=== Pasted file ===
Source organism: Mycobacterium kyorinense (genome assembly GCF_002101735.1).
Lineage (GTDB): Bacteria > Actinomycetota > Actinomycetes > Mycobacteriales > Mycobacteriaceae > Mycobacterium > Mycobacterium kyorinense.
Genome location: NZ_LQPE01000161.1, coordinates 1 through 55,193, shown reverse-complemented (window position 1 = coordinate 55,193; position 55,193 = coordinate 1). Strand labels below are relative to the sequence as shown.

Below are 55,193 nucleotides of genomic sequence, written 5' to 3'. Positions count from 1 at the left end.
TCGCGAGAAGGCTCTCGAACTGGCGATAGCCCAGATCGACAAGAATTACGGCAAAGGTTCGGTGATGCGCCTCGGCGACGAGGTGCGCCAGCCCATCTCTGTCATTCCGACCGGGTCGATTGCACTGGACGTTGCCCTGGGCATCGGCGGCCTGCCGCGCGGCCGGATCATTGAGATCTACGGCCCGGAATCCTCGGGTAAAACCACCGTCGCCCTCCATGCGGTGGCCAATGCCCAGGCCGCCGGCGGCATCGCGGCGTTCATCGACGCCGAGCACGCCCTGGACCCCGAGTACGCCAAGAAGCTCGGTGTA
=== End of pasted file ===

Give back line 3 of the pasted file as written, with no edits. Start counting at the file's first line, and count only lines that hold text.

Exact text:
Genome location: NZ_LQPE01000161.1, coordinates 1 through 55,193, shown reverse-complemented (window position 1 = coordinate 55,193; position 55,193 = coordinate 1). Strand labels below are relative to the sequence as shown.